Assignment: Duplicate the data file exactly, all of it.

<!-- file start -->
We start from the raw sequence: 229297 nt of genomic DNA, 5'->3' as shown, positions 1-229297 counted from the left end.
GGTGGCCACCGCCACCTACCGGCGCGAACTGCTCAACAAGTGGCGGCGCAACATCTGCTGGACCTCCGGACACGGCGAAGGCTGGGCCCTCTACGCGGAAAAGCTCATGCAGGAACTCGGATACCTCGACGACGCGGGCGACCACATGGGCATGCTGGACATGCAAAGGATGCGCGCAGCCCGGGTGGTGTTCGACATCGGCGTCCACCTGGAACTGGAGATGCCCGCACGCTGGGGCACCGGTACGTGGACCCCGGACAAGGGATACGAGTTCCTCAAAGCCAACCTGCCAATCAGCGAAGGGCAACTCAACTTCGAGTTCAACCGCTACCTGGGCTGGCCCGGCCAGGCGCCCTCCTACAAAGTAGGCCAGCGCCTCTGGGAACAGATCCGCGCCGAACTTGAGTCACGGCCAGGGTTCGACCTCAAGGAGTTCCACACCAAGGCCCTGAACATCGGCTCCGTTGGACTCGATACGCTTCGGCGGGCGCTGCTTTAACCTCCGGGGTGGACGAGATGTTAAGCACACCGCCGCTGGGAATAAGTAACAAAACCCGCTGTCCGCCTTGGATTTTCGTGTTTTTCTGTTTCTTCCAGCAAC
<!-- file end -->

We start from the raw sequence: 229297 nt of genomic DNA, 5'->3' as shown, positions 1-229297 counted from the left end.
GGTGGCCACCGCCACCTACCGGCGCGAACTGCTCAACAAGTGGCGGCGCAACATCTGCTGGACCTCCGGACACGGCGAAGGCTGGGCCCTCTACGCGGAAAAGCTCATGCAGGAACTCGGATACCTCGACGACGCGGGCGACCACATGGGCATGCTGGACATGCAAAGGATGCGCGCAGCCCGGGTGGTGTTCGACATCGGCGTCCACCTGGAACTGGAGATGCCCGCACGCTGGGGCACCGGTACGTGGACCCCGGACAAGGGATACGAGTTCCTCAAAGCCAACCTGCCAATCAGCGAAGGGCAACTCAACTTCGAGTTCAACCGCTACCTGGGCTGGCCCGGCCAGGCGCCCTCCTACAAAGTAGGCCAGCGCCTCTGGGAACAGATCCGCGCCGAACTTGAGTCACGGCCAGGGTTCGACCTCAAGGAGTTCCACACCAAGGCCCTGAACATCGGCTCCGTTGGACTCGATACGCTTCGGCGGGCGCTGCTTTAACCTCCGGGGTGGACGAGATGTTAAGCACACCGCCGCTGGGAATAAGTAACAAAACCCGCTGTCCGCCTTGGATTTTCGTGTTTTTCTGTTTCTTCCAGCAAC